|کد مقاله||کد نشریه||سال انتشار||مقاله انگلیسی||ترجمه فارسی||نسخه تمام متن|
|92450||159966||2015||14 صفحه PDF||سفارش دهید||دانلود رایگان|
• The ‘agro-food regime’ concept helps to analyse transitions beyond the agro-industrial regime.
• Some alternatives have been incorporated into a corporate-environmental food regime.
• Its tensions are illustrated by two agendas – bioeconomy and sustainable intensification.
• New alliances have elaborated a different future linking farmers' knowledge-exchange and citizens' initiatives.
• Thus any regime transition has contending trajectories, whose divergences should be made explicit.
The ‘food regime’ concept helps to analyse potential transitions beyond the agro-industrial regime which has been globally dominant since the 1970s. As its multiple crises generate alternative production methods and products, some have been incorporated into a nascent ‘corporate-environmental food regime’. This nascent regime is illustrated here by two agendas prominent in Europe – ‘bioeconomy’ (Life Sciences) and ‘sustainable intensification’ (neoproductivism). As a significant difference, the prevalent ‘bioeconomy’ agenda marginalises agroecological practices, while ‘sustainable intensification’ selectively incorporates such practices within a broader toolkit including biotech.Regardless of that difference, both agendas reinforce a neoliberal productivist narrative: namely, more resource-efficient methods are necessary for increasing production to fulfill the greater market demand for food, feed, fuel, etc. In this way, the capital-accumulation driver is reified as ‘market demand’ arising exogenously from the food production system – which thereby accommodates societal needs. By contrast, the agroecology narrative diagnoses the problem as profit-driven agro-industrial monoculture systems making farmers dependent on external inputs, undermining their knowledge, and distancing consumers from agri-producers. Through such a narrative, new alliances have elaborated a different future linking farmers' knowledge-exchange, agroecology, food sovereignty, citizens' initiatives, public knowledge about food production, etc. Civil society organisations have facilitated such linkages among researchers, scientists and social movements.In those ways, contending narratives justify different trajectories for an agro-food transition. Each links different innovation paradigms of technique, quality and knowledge. These differences often remain implicit amidst broad terms such as bioeconomy, sustainable intensification, agroecology, etc. Making the divergences explicit can help contest transitions towards a corporate-environmental food regime, while also counterposing agroecological alternatives.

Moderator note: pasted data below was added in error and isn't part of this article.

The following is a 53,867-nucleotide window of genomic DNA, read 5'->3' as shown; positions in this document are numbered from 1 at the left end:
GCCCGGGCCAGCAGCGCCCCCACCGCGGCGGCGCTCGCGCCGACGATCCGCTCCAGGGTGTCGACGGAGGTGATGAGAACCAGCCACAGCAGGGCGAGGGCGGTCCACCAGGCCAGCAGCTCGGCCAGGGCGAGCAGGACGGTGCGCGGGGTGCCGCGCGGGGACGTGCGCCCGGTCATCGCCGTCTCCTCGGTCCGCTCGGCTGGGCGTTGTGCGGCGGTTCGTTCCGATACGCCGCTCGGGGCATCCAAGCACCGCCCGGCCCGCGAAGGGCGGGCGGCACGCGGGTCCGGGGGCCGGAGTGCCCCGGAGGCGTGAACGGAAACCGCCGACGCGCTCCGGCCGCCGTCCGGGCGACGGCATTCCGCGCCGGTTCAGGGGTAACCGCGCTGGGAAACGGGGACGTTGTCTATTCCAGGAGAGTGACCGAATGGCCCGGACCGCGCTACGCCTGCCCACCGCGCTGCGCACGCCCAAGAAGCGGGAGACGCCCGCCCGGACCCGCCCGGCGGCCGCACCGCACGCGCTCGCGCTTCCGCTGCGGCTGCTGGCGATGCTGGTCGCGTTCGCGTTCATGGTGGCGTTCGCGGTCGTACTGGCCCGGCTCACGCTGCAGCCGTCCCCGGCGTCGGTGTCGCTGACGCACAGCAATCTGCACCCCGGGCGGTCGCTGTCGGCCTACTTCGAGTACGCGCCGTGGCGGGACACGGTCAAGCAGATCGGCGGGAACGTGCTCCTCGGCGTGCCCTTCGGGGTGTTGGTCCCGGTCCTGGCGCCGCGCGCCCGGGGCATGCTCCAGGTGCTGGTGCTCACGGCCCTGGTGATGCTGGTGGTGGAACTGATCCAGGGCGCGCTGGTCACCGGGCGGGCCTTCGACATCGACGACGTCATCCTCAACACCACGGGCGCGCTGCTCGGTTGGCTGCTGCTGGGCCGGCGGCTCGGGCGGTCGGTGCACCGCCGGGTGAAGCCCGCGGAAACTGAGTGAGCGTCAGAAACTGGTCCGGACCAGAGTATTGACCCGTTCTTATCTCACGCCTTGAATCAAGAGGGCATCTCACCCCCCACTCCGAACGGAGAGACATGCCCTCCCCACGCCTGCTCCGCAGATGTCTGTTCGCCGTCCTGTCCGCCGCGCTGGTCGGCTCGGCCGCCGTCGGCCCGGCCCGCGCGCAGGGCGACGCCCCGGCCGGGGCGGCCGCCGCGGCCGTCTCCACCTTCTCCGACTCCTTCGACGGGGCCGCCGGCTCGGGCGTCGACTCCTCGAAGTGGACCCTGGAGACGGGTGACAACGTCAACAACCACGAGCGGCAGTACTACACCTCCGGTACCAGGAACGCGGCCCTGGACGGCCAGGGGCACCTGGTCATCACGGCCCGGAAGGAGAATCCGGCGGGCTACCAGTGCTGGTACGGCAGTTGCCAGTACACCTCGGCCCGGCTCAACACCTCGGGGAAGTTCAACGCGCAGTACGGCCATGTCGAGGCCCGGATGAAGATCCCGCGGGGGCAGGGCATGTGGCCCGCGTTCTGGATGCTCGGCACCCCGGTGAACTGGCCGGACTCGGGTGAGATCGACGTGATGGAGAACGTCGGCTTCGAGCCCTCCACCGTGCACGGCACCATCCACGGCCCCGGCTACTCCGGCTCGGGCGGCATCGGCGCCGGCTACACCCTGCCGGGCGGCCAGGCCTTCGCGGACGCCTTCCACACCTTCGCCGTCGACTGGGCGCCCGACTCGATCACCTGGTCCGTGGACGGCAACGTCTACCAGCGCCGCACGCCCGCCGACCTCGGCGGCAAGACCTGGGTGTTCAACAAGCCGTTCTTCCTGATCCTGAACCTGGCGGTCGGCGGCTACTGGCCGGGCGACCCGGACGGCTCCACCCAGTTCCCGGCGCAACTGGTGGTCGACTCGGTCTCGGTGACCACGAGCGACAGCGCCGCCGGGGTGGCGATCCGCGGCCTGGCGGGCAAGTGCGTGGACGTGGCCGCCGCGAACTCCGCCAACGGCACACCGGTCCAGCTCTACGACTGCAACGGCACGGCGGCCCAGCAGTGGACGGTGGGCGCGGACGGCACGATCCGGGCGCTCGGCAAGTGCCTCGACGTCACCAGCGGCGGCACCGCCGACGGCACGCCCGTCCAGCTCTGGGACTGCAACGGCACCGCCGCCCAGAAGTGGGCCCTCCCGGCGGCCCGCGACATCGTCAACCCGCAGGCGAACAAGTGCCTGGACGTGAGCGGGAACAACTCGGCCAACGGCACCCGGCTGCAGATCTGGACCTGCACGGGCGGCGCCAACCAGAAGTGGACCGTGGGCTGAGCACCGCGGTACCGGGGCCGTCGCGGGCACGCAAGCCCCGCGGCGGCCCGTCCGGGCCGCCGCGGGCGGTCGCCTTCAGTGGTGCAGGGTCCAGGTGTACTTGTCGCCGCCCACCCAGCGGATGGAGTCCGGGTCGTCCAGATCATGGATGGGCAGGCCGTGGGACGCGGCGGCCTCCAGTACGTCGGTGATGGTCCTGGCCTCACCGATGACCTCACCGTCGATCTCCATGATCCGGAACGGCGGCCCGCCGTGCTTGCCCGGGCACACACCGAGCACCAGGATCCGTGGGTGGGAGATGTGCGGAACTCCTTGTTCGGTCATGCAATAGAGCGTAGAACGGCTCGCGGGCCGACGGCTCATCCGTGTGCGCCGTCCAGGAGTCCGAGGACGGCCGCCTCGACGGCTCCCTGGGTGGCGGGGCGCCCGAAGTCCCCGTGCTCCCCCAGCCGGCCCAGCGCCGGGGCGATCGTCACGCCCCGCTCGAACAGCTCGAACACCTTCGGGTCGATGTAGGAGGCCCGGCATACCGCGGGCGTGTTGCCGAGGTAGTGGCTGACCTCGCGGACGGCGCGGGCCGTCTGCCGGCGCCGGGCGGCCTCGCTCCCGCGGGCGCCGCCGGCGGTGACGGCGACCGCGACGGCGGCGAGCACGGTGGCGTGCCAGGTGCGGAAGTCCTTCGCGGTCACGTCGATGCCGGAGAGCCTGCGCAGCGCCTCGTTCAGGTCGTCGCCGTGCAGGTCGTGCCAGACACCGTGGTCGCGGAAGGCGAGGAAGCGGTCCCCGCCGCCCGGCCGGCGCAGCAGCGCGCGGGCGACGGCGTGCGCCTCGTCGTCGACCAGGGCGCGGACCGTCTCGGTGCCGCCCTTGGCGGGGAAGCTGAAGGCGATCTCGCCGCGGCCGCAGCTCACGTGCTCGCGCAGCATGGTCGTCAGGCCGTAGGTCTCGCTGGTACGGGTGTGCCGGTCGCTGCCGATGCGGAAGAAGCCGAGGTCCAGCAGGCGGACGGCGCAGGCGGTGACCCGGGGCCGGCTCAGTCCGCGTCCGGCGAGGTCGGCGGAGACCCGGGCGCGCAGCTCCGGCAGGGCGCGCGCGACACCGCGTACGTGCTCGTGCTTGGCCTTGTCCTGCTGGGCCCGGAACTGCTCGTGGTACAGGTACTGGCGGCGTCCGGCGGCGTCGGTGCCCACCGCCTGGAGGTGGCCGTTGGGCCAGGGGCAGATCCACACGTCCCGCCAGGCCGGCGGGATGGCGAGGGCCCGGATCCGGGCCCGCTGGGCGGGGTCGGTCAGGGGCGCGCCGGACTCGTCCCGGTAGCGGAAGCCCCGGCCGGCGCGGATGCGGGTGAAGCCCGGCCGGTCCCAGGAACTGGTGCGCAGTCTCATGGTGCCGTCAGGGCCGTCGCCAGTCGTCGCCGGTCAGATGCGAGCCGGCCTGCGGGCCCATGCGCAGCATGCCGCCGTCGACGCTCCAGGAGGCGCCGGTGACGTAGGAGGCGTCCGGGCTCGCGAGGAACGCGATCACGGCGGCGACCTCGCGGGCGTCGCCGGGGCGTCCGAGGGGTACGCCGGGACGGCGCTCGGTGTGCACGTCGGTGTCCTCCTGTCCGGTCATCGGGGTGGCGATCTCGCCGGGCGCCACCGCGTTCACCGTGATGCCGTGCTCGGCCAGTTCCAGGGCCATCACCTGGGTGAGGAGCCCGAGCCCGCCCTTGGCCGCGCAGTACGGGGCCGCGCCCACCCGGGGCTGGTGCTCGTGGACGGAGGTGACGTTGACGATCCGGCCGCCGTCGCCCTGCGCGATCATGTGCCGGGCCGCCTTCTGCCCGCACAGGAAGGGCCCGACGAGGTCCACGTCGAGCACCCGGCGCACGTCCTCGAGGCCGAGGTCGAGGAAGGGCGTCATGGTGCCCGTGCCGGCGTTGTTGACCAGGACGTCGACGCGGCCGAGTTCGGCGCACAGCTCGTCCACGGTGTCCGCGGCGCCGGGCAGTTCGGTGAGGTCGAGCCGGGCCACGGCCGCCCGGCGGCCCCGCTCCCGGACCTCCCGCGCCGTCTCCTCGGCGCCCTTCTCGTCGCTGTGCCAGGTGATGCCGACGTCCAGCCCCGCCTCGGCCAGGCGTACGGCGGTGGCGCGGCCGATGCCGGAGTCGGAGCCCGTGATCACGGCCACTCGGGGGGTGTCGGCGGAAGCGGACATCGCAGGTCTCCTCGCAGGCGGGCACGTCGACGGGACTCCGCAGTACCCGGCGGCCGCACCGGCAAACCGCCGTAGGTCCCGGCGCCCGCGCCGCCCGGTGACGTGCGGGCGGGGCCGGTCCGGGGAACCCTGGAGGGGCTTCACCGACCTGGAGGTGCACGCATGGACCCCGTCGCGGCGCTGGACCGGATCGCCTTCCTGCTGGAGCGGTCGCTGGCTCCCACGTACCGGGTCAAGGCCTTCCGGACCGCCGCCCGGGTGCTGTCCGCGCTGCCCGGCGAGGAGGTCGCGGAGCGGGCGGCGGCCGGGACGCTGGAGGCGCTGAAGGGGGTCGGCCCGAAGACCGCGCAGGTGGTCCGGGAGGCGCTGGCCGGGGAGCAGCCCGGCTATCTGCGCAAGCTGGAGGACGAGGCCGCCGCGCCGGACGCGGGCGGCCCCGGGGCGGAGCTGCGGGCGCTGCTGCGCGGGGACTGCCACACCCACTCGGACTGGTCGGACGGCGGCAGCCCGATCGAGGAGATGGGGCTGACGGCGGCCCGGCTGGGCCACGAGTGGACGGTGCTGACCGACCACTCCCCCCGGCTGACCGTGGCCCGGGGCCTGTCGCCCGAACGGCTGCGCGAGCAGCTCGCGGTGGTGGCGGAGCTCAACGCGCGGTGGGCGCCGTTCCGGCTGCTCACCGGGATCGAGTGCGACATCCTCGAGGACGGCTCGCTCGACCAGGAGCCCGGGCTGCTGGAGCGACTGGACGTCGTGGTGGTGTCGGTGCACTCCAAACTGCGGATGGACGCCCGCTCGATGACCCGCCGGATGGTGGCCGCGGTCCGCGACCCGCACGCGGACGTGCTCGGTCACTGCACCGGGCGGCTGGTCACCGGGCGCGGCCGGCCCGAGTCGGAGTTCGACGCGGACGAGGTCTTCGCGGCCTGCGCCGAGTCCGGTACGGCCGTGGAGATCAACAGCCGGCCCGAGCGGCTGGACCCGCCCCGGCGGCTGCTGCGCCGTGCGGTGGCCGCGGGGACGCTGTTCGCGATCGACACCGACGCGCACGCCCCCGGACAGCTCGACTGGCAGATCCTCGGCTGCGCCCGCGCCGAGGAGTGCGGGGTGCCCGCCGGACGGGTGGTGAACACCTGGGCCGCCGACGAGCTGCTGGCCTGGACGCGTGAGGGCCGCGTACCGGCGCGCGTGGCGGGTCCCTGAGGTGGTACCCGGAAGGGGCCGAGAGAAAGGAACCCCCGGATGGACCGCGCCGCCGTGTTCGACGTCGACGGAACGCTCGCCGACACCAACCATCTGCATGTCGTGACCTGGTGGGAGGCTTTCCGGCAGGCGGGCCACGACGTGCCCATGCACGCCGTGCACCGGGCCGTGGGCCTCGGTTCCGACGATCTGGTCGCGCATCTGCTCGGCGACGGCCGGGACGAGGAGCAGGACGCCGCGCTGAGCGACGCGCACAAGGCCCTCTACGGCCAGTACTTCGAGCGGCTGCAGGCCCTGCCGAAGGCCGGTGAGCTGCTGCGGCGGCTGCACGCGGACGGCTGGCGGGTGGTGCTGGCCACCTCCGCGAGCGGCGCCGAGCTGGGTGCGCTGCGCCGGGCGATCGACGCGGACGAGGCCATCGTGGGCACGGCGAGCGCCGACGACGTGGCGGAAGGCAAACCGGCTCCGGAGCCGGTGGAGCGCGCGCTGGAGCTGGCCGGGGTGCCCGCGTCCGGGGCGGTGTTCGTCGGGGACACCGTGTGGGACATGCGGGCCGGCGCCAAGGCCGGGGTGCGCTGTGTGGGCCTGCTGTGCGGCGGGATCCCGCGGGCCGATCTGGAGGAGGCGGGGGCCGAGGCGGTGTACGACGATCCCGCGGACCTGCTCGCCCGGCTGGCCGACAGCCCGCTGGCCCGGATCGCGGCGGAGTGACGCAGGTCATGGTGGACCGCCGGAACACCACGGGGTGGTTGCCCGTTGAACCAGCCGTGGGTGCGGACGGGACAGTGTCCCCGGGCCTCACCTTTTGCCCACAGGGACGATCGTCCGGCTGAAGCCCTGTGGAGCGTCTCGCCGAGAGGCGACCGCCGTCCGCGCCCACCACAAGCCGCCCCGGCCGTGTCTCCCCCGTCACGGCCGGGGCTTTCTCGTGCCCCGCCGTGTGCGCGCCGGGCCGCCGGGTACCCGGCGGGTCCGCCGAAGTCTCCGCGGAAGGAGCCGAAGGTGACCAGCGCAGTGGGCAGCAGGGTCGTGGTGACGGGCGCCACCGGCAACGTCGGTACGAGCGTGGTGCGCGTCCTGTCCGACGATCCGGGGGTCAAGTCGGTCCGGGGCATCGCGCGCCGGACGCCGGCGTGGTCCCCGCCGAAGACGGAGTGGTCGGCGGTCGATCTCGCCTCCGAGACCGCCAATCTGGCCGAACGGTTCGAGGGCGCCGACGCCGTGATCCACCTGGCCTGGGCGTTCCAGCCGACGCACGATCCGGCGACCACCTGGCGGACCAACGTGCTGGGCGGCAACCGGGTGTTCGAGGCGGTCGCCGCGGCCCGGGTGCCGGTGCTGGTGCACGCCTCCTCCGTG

Journal: Journal of Rural Studies - Volume 40, August 2015, Pages 76–89